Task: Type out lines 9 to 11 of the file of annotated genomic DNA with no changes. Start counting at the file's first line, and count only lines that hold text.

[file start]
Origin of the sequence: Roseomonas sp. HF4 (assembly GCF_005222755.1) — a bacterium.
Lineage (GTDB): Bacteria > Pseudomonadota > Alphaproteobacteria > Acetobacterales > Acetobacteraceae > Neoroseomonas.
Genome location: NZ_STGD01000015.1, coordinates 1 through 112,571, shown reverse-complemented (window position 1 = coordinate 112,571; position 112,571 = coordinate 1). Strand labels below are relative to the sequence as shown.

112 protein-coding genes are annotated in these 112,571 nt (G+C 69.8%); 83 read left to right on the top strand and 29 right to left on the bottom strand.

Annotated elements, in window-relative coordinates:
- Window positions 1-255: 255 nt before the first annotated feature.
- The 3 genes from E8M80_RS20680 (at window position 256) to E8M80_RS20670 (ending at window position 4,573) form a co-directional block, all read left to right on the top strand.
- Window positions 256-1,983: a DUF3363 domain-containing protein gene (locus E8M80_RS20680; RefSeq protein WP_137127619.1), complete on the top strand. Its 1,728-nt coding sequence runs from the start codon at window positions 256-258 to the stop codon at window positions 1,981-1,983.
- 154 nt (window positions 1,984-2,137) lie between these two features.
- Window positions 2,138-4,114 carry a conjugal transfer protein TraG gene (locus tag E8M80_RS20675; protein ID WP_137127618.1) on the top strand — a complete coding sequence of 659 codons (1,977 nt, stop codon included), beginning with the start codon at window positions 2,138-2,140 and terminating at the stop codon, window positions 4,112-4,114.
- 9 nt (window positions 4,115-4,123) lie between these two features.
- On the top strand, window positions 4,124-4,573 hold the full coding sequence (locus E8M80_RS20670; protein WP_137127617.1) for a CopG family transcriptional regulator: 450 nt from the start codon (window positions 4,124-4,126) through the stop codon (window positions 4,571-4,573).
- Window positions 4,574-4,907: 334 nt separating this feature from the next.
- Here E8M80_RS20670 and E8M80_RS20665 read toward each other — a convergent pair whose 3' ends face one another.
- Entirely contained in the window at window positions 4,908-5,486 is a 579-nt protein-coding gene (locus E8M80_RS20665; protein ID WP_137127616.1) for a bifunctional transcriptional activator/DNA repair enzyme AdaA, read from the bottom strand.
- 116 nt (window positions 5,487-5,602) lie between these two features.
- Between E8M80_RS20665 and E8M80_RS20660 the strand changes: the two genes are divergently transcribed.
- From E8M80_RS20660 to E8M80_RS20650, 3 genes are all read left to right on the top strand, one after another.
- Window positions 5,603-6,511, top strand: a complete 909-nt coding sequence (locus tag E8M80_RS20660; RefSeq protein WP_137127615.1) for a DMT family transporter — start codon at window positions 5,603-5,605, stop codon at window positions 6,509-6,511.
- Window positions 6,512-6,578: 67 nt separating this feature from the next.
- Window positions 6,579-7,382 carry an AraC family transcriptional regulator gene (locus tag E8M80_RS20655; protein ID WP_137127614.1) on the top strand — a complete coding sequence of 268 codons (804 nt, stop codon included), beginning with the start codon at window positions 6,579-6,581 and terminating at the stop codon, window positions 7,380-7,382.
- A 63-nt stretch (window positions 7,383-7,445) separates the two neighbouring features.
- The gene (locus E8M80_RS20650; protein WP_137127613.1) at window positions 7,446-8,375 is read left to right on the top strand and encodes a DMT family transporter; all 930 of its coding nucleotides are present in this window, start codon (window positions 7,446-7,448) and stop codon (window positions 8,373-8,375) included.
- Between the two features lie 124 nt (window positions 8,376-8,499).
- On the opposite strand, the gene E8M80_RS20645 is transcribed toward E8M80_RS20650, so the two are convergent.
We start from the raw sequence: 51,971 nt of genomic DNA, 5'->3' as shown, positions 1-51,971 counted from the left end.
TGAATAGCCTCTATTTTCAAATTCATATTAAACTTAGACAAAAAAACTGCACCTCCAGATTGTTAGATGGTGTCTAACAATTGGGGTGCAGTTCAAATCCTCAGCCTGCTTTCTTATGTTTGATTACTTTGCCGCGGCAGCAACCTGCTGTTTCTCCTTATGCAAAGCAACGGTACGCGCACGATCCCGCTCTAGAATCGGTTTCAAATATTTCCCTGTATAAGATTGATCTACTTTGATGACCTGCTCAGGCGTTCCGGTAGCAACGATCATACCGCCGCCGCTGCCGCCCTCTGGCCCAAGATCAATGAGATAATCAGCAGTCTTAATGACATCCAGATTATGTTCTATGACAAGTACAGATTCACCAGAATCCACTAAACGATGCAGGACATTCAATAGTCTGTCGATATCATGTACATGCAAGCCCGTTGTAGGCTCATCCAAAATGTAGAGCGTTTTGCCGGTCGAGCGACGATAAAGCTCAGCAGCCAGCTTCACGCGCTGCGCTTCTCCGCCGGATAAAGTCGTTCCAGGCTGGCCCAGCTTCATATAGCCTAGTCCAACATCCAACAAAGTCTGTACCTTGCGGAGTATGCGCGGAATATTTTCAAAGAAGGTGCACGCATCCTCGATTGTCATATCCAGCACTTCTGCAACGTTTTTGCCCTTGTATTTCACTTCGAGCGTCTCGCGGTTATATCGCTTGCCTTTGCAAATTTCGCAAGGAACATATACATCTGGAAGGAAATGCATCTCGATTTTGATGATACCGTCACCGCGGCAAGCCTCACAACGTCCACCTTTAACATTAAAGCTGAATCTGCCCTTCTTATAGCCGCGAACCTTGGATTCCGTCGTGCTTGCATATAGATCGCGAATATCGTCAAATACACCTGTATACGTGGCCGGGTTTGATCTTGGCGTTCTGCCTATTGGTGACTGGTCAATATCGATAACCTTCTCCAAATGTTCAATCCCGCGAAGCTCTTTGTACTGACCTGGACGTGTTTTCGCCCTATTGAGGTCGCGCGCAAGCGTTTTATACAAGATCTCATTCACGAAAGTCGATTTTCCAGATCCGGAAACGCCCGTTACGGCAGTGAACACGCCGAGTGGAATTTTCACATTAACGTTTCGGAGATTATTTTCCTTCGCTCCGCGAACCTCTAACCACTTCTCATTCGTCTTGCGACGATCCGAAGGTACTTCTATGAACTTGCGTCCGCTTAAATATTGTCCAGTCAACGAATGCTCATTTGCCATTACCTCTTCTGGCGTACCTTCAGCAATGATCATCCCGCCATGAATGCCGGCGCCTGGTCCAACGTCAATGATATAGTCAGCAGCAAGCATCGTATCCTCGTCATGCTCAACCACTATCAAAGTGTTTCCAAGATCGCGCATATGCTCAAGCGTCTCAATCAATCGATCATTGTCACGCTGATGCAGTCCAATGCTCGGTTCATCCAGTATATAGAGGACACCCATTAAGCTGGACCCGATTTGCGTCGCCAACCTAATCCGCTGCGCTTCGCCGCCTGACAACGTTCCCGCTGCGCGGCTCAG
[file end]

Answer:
- 154 nt (window positions 1,984-2,137) lie between these two features.
- Window positions 2,138-4,114 carry a conjugal transfer protein TraG gene (locus tag E8M80_RS20675; protein ID WP_137127618.1) on the top strand — a complete coding sequence of 659 codons (1,977 nt, stop codon included), beginning with the start codon at window positions 2,138-2,140 and terminating at the stop codon, window positions 4,112-4,114.
- 9 nt (window positions 4,115-4,123) lie between these two features.